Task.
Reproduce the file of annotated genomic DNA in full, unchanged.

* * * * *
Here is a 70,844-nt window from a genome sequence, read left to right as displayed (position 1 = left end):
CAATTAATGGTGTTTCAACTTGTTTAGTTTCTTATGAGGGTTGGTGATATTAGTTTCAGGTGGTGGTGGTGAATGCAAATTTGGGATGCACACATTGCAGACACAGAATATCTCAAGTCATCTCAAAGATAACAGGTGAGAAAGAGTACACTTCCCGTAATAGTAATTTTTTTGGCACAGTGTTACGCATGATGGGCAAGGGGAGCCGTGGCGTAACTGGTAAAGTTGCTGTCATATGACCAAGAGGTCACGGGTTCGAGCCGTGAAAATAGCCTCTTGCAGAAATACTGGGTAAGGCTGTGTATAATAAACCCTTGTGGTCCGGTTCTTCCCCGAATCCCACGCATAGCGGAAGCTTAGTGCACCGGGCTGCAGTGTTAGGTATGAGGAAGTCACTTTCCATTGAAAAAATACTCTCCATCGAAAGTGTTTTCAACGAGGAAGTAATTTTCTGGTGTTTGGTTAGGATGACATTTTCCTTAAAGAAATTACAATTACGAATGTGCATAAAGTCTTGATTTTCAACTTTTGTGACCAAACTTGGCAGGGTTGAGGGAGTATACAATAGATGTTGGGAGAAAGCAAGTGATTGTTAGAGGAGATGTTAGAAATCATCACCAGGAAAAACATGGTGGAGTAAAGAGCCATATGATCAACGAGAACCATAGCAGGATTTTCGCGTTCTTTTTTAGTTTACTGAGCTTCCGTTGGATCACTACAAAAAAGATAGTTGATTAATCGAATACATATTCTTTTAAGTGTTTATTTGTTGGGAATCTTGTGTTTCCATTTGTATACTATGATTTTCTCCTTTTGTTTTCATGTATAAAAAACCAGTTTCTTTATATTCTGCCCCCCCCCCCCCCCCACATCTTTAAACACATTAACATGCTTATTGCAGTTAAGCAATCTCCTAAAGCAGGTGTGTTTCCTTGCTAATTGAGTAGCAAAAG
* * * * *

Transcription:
Here is a 70,844-nt window from a genome sequence, read left to right as displayed (position 1 = left end):
CAATTAATGGTGTTTCAACTTGTTTAGTTTCTTATGAGGGTTGGTGATATTAGTTTCAGGTGGTGGTGGTGAATGCAAATTTGGGATGCACACATTGCAGACACAGAATATCTCAAGTCATCTCAAAGATAACAGGTGAGAAAGAGTACACTTCCCGTAATAGTAATTTTTTTGGCACAGTGTTACGCATGATGGGCAAGGGGAGCCGTGGCGTAACTGGTAAAGTTGCTGTCATATGACCAAGAGGTCACGGGTTCGAGCCGTGAAAATAGCCTCTTGCAGAAATACTGGGTAAGGCTGTGTATAATAAACCCTTGTGGTCCGGTTCTTCCCCGAATCCCACGCATAGCGGAAGCTTAGTGCACCGGGCTGCAGTGTTAGGTATGAGGAAGTCACTTTCCATTGAAAAAATACTCTCCATCGAAAGTGTTTTCAACGAGGAAGTAATTTTCTGGTGTTTGGTTAGGATGACATTTTCCTTAAAGAAATTACAATTACGAATGTGCATAAAGTCTTGATTTTCAACTTTTGTGACCAAACTTGGCAGGGTTGAGGGAGTATACAATAGATGTTGGGAGAAAGCAAGTGATTGTTAGAGGAGATGTTAGAAATCATCACCAGGAAAAACATGGTGGAGTAAAGAGCCATATGATCAACGAGAACCATAGCAGGATTTTCGCGTTCTTTTTTAGTTTACTGAGCTTCCGTTGGATCACTACAAAAAAGATAGTTGATTAATCGAATACATATTCTTTTAAGTGTTTATTTGTTGGGAATCTTGTGTTTCCATTTGTATACTATGATTTTCTCCTTTTGTTTTCATGTATAAAAAACCAGTTTCTTTATATTCTGCCCCCCCCCCCCCCCCACATCTTTAAACACATTAACATGCTTATTGCAGTTAAGCAATCTCCTAAAGCAGGTGTGTTTCCTTGCTAATTGAGTAGCAAAAG